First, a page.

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Grant Nigel Kirkland (1975 - )

The Order of Mendi for Bravery in

Grant Nigel Kirkland (1975 - ) Awarded for:
Selflessly risking his life to save a fellow surfer.

Profile of Grant Nigel Kirkland

At about 14:00 hours on 4 April 2004, a 28-year-old information technology practitioner named Grant Kirkland was surfing at Muizenberg, near Cape Town, enjoying a fine late summer's day which had drawn a large number of surfers and swimmers to the beach.

Kirkland had just surfed a wave to the beach and was paddling his board back towards the breaker-line when two youths dashed past him on their surfboards, shouting “Shark! Shark!’

As Kirkland later discovered, a Great White shark with an estimated length of five metres had attacked John-Paul Andrew, a 16-year-old schoolboy from nearby Lakeside. Andrew had been waiting for a wave when the shark knocked him off his surfboard and bit his right leg completely off.

At first Kirkland, an experienced surfer thought that the youths were joking, but then instinctively realised that something was wrong and paddled through the breakers to investigate. Andrew's board was drifting free, and the water all around him was red with blood.

Kirkland paddled up to Andrew, who managed to say that a shark had attacked him before losing consciousness as a result of shock and massive blood loss. Kirkland dragged the unconscious Andrew on to his surfboard and then began to paddle back towards the shore, acutely aware of the fact that his own legs were dangling in the water on either side of the surfboard. Moreover, he had no idea of the shark's whereabouts.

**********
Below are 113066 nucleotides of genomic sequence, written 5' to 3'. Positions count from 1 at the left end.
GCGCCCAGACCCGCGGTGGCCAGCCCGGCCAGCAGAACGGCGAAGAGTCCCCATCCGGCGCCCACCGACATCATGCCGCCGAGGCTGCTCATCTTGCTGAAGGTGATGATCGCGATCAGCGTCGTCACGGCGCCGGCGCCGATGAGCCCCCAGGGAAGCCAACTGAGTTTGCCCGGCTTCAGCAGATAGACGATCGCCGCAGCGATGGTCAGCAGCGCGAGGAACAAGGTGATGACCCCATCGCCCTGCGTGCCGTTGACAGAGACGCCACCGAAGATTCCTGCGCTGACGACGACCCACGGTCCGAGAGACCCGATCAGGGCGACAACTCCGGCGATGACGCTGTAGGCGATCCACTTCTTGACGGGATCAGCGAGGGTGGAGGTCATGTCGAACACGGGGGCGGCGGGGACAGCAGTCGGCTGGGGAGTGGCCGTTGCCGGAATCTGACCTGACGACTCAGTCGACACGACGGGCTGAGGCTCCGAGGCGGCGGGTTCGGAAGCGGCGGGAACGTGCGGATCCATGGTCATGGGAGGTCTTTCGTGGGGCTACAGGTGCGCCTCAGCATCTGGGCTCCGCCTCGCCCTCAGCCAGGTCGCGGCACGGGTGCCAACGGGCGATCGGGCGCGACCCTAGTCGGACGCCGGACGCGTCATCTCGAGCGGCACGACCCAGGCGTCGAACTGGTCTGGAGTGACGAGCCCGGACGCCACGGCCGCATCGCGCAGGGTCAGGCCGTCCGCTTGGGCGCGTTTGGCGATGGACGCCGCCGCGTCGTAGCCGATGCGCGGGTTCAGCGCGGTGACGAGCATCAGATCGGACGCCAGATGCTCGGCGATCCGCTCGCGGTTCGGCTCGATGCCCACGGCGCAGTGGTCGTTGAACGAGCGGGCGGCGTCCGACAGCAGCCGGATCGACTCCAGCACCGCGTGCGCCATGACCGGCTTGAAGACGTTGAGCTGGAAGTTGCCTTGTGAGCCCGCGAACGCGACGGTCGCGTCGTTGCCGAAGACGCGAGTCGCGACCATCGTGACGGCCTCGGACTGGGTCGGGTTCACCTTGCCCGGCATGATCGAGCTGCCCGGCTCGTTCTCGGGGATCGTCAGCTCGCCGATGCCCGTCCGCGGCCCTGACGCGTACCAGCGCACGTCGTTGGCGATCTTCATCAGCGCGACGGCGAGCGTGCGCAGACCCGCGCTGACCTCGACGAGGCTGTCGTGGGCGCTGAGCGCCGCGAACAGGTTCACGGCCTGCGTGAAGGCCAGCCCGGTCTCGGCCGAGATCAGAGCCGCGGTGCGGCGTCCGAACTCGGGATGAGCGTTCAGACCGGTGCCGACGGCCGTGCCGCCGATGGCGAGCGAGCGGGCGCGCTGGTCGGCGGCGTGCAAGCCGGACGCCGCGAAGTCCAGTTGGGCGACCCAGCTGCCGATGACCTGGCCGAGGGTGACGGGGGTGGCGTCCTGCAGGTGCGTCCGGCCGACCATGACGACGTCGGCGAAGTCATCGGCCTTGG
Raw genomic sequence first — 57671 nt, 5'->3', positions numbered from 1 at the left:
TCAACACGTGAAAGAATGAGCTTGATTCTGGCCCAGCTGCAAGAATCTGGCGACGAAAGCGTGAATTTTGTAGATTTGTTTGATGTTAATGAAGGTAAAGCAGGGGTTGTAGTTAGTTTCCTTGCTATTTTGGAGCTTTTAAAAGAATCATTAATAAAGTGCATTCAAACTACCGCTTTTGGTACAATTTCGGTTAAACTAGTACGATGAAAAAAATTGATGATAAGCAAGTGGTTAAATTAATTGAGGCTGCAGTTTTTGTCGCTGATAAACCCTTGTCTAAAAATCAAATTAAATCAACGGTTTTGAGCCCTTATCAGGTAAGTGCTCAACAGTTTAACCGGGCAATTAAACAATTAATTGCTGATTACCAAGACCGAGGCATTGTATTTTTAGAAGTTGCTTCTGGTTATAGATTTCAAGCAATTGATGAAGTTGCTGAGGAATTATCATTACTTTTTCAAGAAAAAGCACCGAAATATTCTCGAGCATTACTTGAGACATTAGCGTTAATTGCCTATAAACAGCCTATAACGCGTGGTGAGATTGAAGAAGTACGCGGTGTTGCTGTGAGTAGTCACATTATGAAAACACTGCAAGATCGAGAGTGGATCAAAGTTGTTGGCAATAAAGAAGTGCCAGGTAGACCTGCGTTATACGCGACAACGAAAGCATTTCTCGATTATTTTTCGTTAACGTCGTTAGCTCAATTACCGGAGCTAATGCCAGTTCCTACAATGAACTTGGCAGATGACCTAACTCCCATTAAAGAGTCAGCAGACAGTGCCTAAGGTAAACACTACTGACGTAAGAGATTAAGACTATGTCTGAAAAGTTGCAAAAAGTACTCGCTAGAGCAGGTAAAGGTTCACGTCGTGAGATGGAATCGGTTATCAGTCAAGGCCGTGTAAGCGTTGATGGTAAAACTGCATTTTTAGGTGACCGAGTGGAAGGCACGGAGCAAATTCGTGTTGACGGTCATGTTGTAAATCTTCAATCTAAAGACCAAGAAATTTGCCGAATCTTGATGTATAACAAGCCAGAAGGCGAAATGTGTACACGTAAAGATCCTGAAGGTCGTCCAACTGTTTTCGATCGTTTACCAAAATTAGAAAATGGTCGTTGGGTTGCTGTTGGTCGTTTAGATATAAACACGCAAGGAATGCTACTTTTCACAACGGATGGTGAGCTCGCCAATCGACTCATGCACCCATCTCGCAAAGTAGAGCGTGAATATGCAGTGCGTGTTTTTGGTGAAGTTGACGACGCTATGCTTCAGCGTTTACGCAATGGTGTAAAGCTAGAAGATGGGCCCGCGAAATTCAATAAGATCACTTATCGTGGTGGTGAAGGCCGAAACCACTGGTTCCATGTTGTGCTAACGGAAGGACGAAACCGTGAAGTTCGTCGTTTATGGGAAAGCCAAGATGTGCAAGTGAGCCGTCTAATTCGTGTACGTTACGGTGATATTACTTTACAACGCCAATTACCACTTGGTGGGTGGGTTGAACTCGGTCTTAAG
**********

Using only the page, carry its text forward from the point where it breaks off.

Assisted by another surfer who joined him at the breaker-line, Kirkland continued to paddle until the water was shallow enough for him to stand. He then pushed the surfboard to the water's edge, where lifeguards were standing by to take charge of the injured boy.

Kirkland suspected that Andrew would die as a result of the extensive haemorrhaging from his severed leg, but paramedics were able to keep him alive during the ambulance's dash to hospital, although at one stage he had no perceptible pulse. Andrew subsequently made a full recovery.

Without Kirkland 's intervention, Andrew would certainly have died from blood loss, drowning or possibly a second attack by the shark. In conquering his own fear to go to the rescue of a total stranger, clearly aware of the extreme danger involved and knowing that if the shark were still in the vicinity he would have no way of evading a second attack, or of protecting either Andrew or himself, Grant Kirkland acted with a degree of courage which brings honour to himself, his family and the entire country.